Essential Clarifications for Appointing Deacons

Not Necessarily Able to Teach

After considering qualifications for prospective deacons, churches should also recognize one noteworthy quality that Scripture does not require. Deacons must not be required to demonstrate an aptitude for teaching ministry. Scripture requires a noticeable teaching ability of pastors, but not of deacons (1 Tim 3:2). Though a deacon may certainly be able to teach, this ability is not required. Churches should remember this when they select new deacons. If they do not, they will overlook God-given, qualified men.

Not Perfect

Altogether, the deacon qualities and qualifications may be combined and summarized as being “blameless” (1 Tim 3:10). This does not mean perfection, or no men could ever serve as deacons. What this means instead is that no one should be able to accuse a prospective deacon of noteworthy misconduct or inconsistency. From a theological standpoint, we know that every Christian is blameless before God. Paul tells us that Christ will present every genuine believer blameless before God (Col 1:22-23). This is encouraging news!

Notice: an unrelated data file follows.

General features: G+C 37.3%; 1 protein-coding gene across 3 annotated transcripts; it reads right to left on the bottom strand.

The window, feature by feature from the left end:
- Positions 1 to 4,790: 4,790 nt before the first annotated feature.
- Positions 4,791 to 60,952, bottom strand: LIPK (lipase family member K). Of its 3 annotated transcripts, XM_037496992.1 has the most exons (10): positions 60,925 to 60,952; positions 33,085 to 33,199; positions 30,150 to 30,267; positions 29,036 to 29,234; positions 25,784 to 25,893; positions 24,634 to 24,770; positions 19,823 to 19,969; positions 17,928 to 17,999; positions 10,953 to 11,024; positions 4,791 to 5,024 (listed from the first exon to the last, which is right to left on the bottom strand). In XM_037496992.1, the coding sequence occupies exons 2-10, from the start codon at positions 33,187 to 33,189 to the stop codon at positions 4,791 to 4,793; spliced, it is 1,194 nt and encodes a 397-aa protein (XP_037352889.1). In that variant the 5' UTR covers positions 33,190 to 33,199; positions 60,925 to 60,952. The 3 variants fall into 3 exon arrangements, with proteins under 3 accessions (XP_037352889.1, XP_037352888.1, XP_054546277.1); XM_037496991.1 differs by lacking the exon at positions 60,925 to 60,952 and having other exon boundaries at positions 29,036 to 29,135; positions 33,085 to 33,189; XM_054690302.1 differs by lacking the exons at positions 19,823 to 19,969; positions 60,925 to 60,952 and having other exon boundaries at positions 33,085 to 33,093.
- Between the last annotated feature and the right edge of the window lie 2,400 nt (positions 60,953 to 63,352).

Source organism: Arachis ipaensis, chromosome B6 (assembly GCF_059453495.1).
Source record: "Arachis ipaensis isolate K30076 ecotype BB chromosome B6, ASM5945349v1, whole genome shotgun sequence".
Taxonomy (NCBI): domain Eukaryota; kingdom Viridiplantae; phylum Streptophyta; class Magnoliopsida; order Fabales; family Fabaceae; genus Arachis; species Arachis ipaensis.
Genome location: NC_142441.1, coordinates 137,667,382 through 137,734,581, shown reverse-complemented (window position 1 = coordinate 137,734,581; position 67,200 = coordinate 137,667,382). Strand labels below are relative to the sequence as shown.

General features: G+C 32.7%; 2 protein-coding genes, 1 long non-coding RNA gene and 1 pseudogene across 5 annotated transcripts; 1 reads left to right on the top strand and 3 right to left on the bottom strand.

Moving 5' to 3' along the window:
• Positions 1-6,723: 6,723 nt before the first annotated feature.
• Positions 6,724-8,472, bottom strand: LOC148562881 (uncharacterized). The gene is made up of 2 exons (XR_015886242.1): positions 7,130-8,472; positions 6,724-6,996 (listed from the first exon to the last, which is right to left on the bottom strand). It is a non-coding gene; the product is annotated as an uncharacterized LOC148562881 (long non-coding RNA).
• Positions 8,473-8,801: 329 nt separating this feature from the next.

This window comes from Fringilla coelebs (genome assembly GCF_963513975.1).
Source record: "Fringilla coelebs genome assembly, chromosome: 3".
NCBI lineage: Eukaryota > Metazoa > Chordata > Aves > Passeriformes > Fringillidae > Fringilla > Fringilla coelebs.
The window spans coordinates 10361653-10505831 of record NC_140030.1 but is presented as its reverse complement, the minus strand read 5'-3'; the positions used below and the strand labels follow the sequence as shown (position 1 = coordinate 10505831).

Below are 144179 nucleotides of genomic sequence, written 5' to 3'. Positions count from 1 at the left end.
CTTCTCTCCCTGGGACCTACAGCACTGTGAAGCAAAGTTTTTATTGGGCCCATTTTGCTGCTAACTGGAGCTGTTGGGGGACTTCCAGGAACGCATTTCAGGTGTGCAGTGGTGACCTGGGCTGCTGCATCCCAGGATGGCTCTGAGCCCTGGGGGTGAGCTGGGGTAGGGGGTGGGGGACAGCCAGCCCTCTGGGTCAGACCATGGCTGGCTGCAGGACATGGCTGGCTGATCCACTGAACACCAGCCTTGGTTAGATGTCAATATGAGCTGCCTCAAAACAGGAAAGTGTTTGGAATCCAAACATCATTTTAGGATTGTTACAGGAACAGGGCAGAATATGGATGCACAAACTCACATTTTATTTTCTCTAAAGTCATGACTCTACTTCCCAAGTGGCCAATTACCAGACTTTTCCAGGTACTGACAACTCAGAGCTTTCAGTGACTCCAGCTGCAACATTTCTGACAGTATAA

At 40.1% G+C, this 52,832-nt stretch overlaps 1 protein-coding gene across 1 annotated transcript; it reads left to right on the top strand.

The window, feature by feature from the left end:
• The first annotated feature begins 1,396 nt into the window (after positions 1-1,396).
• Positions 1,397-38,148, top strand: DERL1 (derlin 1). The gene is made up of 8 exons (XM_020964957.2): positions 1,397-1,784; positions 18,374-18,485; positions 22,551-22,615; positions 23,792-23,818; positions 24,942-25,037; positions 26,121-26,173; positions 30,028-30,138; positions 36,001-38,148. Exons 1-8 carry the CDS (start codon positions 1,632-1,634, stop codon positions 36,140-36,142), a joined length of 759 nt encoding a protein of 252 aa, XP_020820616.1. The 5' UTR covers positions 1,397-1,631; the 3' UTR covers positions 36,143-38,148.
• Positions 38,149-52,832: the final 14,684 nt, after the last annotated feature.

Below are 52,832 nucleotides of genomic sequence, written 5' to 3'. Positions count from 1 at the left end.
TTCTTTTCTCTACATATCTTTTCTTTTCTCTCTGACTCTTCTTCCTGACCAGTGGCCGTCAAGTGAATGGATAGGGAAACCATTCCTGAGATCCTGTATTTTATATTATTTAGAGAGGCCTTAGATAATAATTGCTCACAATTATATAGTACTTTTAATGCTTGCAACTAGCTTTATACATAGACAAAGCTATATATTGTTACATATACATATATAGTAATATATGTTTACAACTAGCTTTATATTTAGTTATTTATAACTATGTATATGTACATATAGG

But the matter of a deacon’s blameless reputation concerns something else. It concerns the accusations of people around us and not our gracious, forgiving God. It especially concerns the accusations of unsaved people (1 Tim 3:7). Whereas brothers and sisters in Christ will generally be forgiving towards one another, the unsaved often look for opportunities to point fingers at the church and the gospel she represents. For this reason, prospective deacons should not carry with them any valid charge of known wrongdoing.

Not Equal by Comparison

As a church learns to identify potential deacons, they also should not expect every candidate to exhibit necessary qualities to the same degree. While all candidates should exhibit the qualities prescribed by Scripture, some will do so more distinctly. Luke hints at this by the way he lists the men chosen by the Jerusalem church. He names Stephen first, then mentions some of his personal qualities immediately afterward. By doing this, he does not imply that Stephen was the only deacon who possessed these qualities. Instead, he indicates that while these qualities described all seven men, they described Stephen in a very distinct way. In fact, Luke reiterates his outstanding testimony in subsequent statements (Acts 6:8107:55). Knowing this, congregations should refrain from comparing deacons, whether active or prospective, against one another (2 Cor 10:12). Though some candidates will exhibit certain qualities more distinctly than others, none will do so perfectly or to the same degree.

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